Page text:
Exerting influence on public opinion
This op-ed article in the NY Post explains how the Pew Charitable Trusts, along with the Carnegie Corporation of New York, the Ford Foundation and George Soros’ Open Society Institute spent over $120,000,000 behind the scenes to create the false impression that there was a “mass movement” afoot clamoring for campaign-finance reform.
Respondents said they wanted to see a UN becoming “significantly more powerful in world affairs”, and registered an average support of 64%.
The poll of 23,518 people was conducted by the international polling firm GlobeScan, together with the Program on International Policy Attitudes (Pipa) at the University of Maryland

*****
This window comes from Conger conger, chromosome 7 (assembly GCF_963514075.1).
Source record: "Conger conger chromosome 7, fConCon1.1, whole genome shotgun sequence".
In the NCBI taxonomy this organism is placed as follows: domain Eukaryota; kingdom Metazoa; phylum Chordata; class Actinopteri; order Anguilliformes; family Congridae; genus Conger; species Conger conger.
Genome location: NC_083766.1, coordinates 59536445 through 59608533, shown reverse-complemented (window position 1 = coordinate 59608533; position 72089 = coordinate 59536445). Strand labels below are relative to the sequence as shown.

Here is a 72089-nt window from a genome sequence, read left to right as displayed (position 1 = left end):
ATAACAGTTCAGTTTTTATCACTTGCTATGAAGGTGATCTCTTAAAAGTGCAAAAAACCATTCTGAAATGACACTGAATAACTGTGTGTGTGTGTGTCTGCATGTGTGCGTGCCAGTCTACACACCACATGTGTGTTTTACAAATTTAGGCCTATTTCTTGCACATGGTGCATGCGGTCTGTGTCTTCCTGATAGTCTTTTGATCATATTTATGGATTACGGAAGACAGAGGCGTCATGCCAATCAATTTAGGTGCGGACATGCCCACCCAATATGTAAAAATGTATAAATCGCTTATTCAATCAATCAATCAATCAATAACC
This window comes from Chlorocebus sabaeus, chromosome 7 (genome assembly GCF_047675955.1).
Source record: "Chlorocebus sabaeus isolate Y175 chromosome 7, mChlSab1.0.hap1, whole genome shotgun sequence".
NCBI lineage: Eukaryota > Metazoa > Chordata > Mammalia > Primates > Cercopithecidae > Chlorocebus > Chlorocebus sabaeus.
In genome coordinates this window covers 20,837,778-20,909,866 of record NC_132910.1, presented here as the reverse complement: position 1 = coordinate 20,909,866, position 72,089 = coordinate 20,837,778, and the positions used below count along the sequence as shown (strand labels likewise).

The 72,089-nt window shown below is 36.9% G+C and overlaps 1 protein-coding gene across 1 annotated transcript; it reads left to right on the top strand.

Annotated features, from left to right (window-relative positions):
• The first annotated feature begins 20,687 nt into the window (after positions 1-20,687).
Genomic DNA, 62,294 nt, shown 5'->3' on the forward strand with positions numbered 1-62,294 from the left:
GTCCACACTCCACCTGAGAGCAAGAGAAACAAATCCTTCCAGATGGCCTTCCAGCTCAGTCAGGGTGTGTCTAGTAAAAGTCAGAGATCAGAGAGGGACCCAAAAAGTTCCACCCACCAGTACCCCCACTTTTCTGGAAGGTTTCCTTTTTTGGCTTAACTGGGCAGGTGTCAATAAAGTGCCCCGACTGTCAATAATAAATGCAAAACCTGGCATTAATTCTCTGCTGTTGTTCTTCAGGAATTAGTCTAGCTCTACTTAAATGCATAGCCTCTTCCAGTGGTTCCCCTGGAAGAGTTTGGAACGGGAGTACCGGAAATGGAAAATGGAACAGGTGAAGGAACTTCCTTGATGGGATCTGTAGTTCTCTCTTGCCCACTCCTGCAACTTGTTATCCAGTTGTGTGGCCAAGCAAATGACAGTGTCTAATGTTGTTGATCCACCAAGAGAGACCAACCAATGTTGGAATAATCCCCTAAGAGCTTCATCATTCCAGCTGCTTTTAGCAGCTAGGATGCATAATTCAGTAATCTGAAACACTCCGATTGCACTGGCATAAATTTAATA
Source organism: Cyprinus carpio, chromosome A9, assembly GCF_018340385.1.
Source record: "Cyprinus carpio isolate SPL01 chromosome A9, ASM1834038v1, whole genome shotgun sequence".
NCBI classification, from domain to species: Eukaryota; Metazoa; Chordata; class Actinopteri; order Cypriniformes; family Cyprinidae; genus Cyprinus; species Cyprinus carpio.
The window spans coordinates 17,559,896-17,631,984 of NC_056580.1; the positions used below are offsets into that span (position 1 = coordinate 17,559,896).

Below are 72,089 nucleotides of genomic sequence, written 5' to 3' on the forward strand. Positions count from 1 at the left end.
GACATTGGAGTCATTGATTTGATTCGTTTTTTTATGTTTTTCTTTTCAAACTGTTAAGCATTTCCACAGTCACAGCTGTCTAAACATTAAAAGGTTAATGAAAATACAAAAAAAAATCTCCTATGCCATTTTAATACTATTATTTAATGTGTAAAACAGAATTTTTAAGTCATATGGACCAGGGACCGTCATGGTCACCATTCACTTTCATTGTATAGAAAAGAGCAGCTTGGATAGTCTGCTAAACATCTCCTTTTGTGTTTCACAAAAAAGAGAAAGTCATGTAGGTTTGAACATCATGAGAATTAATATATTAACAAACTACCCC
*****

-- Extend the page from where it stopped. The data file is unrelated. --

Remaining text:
Gratifying to the Beeb, and to the UN. The Beeb didn’t pay anyone to conduct any surveys on whether the licensing fees should continue, but continue they will.
Yesterday’s Star Ledger asks Embryonic research offers huge medical and economic rewards. Why isn’t the Bush administration buying?. The author didn’t look into the facts on funding, or the facts on stem-cell use which show that real results have been obtained by non-embryonic stem cells.
Over at Samizdata, Gabriel Syme comments about fake news: “For myself, I am not too worried about “covert propaganda” in government broadcasts provided there is an individual somewhere in the process who will simply blog about it on his blog…”
Speaking of blogs, don’t miss Arthur‘s post on the latest Iraqi survey (not featured on the BBC news), and catch his 5th installment of good news from the Islamic world, the special pro-democracy edition.